Despite pending questions over the cost of renovating thousands of old buildings, Los Angeles Mayor Eric Garcetti signed a law on Friday demanding mandatory upgrades for vulnerable structures in the city.
Around 13,500 multi-storey apartment buildings will need to be renovated as part of the proposal, intended to consolidate structures likely to collapse in an earthquake. About 1,500 concrete buildings will also need renovations.
Renowned seismologist Lucy Jones, who spent a year working with Garcetti’s office, compared the law to measures the city took over 30 years ago to reinforce masonry buildings.
âThere is going to be a future earthquake,â Jones said. “If that passes, we will say that no one died in this earthquake because of the actions taken by the council.”
With the legislation, Los Angeles becomes the first US city to require a renovation mandate for non-ductile concrete buildings, according to seismic experts.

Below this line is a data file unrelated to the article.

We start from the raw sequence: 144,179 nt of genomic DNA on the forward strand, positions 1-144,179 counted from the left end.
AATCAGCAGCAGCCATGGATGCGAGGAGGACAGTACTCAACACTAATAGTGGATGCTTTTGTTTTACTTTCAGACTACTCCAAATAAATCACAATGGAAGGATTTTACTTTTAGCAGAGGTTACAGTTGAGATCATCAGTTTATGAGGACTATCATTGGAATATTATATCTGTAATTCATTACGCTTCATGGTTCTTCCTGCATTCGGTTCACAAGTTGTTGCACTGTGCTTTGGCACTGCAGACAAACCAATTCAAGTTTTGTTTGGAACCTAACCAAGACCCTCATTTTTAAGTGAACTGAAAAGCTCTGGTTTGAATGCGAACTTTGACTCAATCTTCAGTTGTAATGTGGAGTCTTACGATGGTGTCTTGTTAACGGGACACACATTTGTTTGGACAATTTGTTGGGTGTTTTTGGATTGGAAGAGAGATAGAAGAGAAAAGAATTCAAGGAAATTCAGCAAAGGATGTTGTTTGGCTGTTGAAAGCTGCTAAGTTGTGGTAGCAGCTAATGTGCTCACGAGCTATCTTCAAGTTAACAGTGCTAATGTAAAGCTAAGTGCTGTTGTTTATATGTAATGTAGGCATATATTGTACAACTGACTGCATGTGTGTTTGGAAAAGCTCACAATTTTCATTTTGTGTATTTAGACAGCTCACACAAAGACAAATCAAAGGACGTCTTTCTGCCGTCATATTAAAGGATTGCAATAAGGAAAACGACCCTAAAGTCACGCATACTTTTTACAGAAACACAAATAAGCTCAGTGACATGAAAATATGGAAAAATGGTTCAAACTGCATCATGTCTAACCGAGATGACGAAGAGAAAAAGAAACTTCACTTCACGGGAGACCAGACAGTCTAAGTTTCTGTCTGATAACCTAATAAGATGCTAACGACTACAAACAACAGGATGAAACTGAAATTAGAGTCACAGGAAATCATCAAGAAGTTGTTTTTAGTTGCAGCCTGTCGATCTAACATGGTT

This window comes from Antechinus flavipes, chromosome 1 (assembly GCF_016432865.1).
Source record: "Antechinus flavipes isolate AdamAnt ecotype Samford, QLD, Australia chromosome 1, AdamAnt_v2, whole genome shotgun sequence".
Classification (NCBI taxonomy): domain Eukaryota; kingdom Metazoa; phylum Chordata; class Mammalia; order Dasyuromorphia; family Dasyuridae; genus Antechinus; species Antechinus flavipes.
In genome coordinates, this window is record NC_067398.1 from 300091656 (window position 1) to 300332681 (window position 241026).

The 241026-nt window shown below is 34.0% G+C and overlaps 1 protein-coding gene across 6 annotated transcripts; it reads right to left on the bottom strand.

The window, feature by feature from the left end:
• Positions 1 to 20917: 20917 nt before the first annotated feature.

Several California cities are already requiring the modernization of low-story buildings, defined as structures with open parking or commercial space at the bottom of the structure.
While the law marks a milestone for Garcetti’s seismic safety program, city hall officials have yet to clarify who will pay for the renovations, estimated at around $ 5,000 per apartment unit.
Los Angeles City Council will address the issue of costs later this year.
The city’s piecemeal approach has sparked concern from Larry Gross, executive director of the Coalition for Economic Survival, who is concerned that tenants are incurring significant renovation costs.
âUntil we see (the plan) we’re worried,â Gross said.
The Northridge earthquake in 1994 destroyed approximately 200 multi-storey apartment buildings. Sixteen people died in the Northridge Meadows multi-storey apartment complex in the earthquake, the city’s largest concentration of fatalities.